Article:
Inadequate anaphylaxis care common in ER.
Over a 3-year period ending in May 2003, 78 patients with anaphylaxis received treatment in the emergency department, outpatient clinic, or inpatient clinic. Only 17 patients (22%) received a prescription for subcutaneous epinephrine at discharge, and only 19 (24%) received instructions for a follow-up visit with an allergist, Dr. Tsai of St. Joseph Mercy Hospital. Ann Arbor, Mich., reported in a poster presentation.
According to guidelines issued by the Joint Council of Allergy, Asthma, and Immunology, all patients treated for anaphylaxis should receive a prescription for subcutaneous epinephrine and a referral to an allergist. (See box.)
The researchers reviewed medical records retrospectively and used ICD-9 codes to identify anaphylaxis patients; the study included 68 adults and 10 children. The cause of the anaphylaxis was an insect in 37 patients (47%), a medicine or contrast agent in 25 (32%), and a food in 15 (19%). Anaphylaxis resulted from other causes in two patients (3%).
"There is some thought about there being a refractory period after an anaphylactic reaction, particularly a more severe one, where the patient might not be at risk," commented Dr. Richard A. Nicklas, an expert in anaphylaxis at George Washington University Medical Center, Washington. "But I don't think you can assume that," he told this newspaper.
Every patient who has had an anaphylactic reaction should receive some form of injectable epinephrine for use in an emergency. EpiPen, a commercially available epinephrine autoinjector, is fairly easy for patients to use, although Dr. Nicklas declined to endorse a specific product.
Follow-up with an allergist is important as part of the effort "to figure out, if you can, what triggered the reaction so you can take steps to try to avoid it occurring in the future," he added. Guidelines from the Joint Council of Allergy, Asthma, and Immunology recommend a variety of methods for identifying the triggering allergen. In some cases, such as insect bites, the next step is immunotherapy or desensitization.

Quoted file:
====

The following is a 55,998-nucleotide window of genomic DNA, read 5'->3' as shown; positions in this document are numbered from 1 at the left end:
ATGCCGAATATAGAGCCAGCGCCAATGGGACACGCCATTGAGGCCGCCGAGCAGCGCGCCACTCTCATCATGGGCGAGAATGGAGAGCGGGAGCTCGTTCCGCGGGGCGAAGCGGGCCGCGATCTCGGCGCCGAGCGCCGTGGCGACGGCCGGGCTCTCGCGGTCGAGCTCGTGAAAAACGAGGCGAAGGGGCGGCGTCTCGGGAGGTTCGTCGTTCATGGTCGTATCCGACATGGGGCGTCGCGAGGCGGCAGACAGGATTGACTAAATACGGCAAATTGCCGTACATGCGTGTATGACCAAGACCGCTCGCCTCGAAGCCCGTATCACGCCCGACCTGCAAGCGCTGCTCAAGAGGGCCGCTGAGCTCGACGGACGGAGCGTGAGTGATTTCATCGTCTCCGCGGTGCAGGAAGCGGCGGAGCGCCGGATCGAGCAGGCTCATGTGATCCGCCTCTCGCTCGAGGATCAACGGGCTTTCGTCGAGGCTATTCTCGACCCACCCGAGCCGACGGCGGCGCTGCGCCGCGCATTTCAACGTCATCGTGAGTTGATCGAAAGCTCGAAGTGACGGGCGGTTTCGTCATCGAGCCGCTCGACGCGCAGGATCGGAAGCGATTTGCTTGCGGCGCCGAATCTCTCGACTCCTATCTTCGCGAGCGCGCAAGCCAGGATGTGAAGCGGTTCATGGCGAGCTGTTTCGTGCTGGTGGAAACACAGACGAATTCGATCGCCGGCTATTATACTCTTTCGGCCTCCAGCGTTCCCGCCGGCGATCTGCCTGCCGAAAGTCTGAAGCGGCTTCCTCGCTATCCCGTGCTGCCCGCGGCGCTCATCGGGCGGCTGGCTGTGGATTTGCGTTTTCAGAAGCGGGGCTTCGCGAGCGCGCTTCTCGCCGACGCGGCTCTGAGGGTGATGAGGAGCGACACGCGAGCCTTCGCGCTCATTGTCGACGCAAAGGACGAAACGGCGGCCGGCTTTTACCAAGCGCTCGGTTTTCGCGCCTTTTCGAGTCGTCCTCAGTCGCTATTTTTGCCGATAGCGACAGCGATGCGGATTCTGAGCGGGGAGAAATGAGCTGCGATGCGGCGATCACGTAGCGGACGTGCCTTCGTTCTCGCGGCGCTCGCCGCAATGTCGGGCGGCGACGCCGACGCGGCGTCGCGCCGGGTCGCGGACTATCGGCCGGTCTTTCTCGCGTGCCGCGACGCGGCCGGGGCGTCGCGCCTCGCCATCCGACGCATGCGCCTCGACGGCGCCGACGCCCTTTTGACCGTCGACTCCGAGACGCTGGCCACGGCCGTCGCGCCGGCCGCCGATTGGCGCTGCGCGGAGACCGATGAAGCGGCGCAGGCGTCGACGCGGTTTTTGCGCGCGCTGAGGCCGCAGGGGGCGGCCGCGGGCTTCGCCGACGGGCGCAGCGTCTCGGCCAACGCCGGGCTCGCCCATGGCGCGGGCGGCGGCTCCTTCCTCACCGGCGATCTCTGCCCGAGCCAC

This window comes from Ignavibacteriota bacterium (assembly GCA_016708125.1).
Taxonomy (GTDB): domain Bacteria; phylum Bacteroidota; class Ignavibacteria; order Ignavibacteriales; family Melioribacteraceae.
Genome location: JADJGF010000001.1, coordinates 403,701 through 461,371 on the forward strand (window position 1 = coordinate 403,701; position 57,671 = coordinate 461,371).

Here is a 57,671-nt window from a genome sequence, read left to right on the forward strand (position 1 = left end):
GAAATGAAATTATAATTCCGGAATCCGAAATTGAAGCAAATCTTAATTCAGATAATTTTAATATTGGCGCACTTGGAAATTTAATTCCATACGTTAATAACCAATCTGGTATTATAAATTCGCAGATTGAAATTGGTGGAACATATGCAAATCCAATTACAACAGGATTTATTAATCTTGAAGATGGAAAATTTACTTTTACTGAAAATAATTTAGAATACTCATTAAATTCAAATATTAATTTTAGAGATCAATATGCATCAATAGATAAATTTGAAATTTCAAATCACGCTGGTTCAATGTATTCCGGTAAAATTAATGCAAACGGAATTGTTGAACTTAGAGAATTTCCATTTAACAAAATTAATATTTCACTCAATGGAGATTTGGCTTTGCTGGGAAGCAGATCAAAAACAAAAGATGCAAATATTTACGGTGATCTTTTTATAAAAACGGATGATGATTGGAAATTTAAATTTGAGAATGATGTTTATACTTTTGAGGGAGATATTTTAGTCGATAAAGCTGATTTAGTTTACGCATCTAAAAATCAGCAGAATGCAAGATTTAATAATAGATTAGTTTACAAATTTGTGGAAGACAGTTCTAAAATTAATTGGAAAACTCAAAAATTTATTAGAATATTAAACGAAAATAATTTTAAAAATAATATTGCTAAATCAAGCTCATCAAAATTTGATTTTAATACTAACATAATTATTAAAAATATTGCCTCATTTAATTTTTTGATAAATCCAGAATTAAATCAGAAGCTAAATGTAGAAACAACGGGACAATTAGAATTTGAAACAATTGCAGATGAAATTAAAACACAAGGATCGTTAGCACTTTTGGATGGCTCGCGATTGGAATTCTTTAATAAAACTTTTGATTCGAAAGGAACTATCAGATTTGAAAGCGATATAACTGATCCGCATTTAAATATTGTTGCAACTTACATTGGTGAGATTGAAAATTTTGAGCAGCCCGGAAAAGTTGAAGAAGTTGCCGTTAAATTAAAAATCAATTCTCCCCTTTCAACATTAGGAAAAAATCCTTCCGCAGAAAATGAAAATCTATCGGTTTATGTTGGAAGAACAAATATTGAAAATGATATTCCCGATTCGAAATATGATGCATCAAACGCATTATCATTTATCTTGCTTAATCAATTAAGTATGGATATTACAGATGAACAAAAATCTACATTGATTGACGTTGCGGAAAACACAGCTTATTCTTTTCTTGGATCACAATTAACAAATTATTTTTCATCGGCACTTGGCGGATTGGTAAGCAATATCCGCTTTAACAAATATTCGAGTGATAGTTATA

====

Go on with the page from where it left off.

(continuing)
In a busy emergency department, physicians may not always have the time or the presence of mind to ensure that there's a follow-up visit, he noted. "That's unfortunate, but it doesn't surprise me as much as the fact that a small percentage was given epinephrine in case they need it."
The answer is "education of physicians in general, and particularly of emergency room physicians," Dr. Nicklas said.
RELATED ARTICLE: Patient Education Is Cornerstone of Guidelines for Anaphylaxis Prevention
* Anaphylaxis is a potentially life-threatening condition. Recurrences must be prevented if at all possible.
* Patient education may be the most important preventive strategy. Patients must be carefully instructed about hidden allergens, cross-reactions to allergens, unforeseen risks during medical procedures, and when and how to use self-administered epinephrine, Physicians should educate patients about the risks of future anaphylaxis, as well as the benefits of avoidance measures.
* To maximize the chance of preventing recurrent anaphylaxis, the etiology should be determined and the patient carefully instructed on avoidance, as well as on emergency treatment.
* If future exposure is unavoidable, desensitization or allergen immunotherapy might be considered.
* Cooperative interaction between the primary care provider, clinicians treating anaphylaxis on an emergent basis, and the allergist-immunologist maximizes the likelihood of a successful outcome and prevention of subsequent life-threatening episodes.
Source: The diagnosis and management of anaphylaxis. J. Allergy Clin. Immunol. 101[6 pt. 2]:S465-528, 1998
BY ROBERT FINN
San Francisco Bureau
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|Title Annotation:||Across Specialties|
|Publication:||Clinical Psychiatry News|
|Date:||May 1, 2004|
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